Retail fuel prices increased slightly on Wednesday as post-Hurricane Harvey refinery closures continued to reverberate at the nation’s fuel pumps. But the end of the ordeal may be coming soon.
Average gasoline prices rose 2 cents a gallon to $2.94 on Wednesday in the five-county Philadelphia area, up 39 cents, or 15 percent, since the hurricane made landfall on Aug. 25 in Texas, according to AAA. In South Jersey, the price increased 1 cent overnight to $2.74, up 44 cents, or 19 percent, since the storm.
But more gasoline, diesel, and jet fuel are expected to hit the market soon. Storm-shuttered Gulf Coast refineries are restarting operations this week, and the Colonial Pipeline, the major route that supplies fuel from Texas and Louisiana across Southern states and into New Jersey, resumed full service on Tuesday.
“We should be in the peaking process soon,” said Tom Kloza, global head of energy analysis for the Oil Price Information Service.
Kloza hedged his forecast on the assumption that Hurricane Irma, currently barreling across the Caribbean toward the Florida Keys, does not veer off and strike any Gulf Coast refining centers.
Irma will drive short-term demand as motorists seek to evacuate imperiled areas in its path, but the storm is likely to kill consumption in the Southeast in its aftermath.
“Gasoline demand gets goosed this week by Irma evacuations and preparations,” Kloza said, but he added that he suspects demand in the following weeks will fall one million barrels below peak-season rates.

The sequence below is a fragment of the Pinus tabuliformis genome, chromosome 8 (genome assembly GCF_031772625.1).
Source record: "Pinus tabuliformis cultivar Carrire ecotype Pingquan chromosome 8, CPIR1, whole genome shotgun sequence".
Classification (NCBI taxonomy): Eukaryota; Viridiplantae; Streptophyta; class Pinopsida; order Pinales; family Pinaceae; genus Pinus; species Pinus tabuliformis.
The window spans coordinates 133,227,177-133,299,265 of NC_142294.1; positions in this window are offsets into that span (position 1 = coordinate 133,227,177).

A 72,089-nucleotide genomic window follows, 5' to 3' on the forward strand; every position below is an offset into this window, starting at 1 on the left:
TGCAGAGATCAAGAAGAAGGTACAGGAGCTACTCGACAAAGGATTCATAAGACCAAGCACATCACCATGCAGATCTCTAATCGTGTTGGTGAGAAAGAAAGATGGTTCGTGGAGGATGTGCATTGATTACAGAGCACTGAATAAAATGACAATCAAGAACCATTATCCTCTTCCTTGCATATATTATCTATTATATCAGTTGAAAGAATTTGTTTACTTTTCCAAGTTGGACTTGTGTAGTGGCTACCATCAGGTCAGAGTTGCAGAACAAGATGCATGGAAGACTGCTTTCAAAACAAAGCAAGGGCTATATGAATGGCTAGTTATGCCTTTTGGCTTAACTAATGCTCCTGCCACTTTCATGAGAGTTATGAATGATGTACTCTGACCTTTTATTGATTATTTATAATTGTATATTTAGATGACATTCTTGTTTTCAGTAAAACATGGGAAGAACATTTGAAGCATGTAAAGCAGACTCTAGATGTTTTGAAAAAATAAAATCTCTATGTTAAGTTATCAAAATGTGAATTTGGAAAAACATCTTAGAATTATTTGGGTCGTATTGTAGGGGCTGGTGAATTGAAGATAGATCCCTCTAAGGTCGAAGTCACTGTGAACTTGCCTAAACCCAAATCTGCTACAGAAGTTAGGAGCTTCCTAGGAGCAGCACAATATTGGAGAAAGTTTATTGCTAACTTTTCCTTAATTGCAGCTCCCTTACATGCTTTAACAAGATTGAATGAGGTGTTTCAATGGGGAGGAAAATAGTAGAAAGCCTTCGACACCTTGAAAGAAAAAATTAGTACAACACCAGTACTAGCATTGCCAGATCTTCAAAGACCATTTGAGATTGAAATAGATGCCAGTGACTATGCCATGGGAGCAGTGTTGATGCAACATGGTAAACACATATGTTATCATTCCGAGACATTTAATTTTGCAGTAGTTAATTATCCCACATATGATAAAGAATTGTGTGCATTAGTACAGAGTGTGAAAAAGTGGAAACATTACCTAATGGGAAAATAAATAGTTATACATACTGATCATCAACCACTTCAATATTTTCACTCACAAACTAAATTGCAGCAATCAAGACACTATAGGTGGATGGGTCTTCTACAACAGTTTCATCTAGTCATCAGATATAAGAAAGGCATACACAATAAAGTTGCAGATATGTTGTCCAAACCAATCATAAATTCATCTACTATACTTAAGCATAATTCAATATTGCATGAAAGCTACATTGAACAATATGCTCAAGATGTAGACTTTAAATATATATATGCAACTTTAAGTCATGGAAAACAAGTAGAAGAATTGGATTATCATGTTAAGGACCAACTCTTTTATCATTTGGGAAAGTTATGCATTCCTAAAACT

The shutdown of 20 percent of the nation’s refining capacity created a market imbalance in which there was an oversupply of crude oil — less was needed by processors — and an undersupply of finished product. Although the price of crude oil and gasoline typically move in tandem, in this instance, crude prices went down while refined prices went up.
Refineries that avoided Harvey’s wrath, such as the four Philadelphia-area fuel-processing facilities, were the big beneficiaries of the widening “crack” spread, or the difference between the price of a barrel of crude oil and a barrel of gasoline, which nearly doubled in less than two weeks, from $22.46 a barrel on Aug. 24 to $42.64 a barrel on Aug. 31
Embattled Northeast refiners, such as Philadelphia Energy Solutions, operator of the 330,000-barrel-a-day Philadelphia refinery complex, enjoyed a profitable reprieve from their typically disadvantaged position relative to refiners in the Midwest and Gulf Coast. The price of renewable-energy credits, which has crushed merchant refiners like PES, has also fallen with the reduction in gasoline supply.
“For Northeast refiners, this was really a lifeline,” said Patrick DeHaan, a senior petroleum analyst for GasBuddy. He said he expects fuel prices in the Northeastern United States to take a month to return to pre-Harvey levels.
Some analysts have questioned the security of the nation’s energy supplies since about half the country’s fuel-refining capacity is in Texas and Louisiana, where it is vulnerable to tropical storms.
But Sandy Fielden, director of oil and products research for Morningstar, said security fears are unlikely to induce fuel manufacturers to relocate because of the immense investment of infrastructure in the Gulf Coast.
“In the aftermath of Harvey, as officials review the lessons learned, the prospect of relocating refineries to disperse the Gulf Coast concentration is almost certainly a nonstarter,” Fielden said in a report Wednesday.
The Northeast refiners supply less than 20 percent of the region’s fuel needs, so Harvey’s impact more than a thousand miles away was sufficient to upset supplies and drive up prices. Ships loaded with refined fuel from Europe and Canada were diverted from the Northeast to starved Southeastern markets, along with some fuel produced from Delaware River refineries, analysts said.
Seven Texas refineries with two-million-barrel-a-day capacity, or about 11 percent of the nation’s output, remained shut down late Tuesday, according to Platt’s, an industry publication. Eleven other Texas refineries are either partially shut down or returning to service, representing a combined reduction of about one million barrels in fuel-production capacity.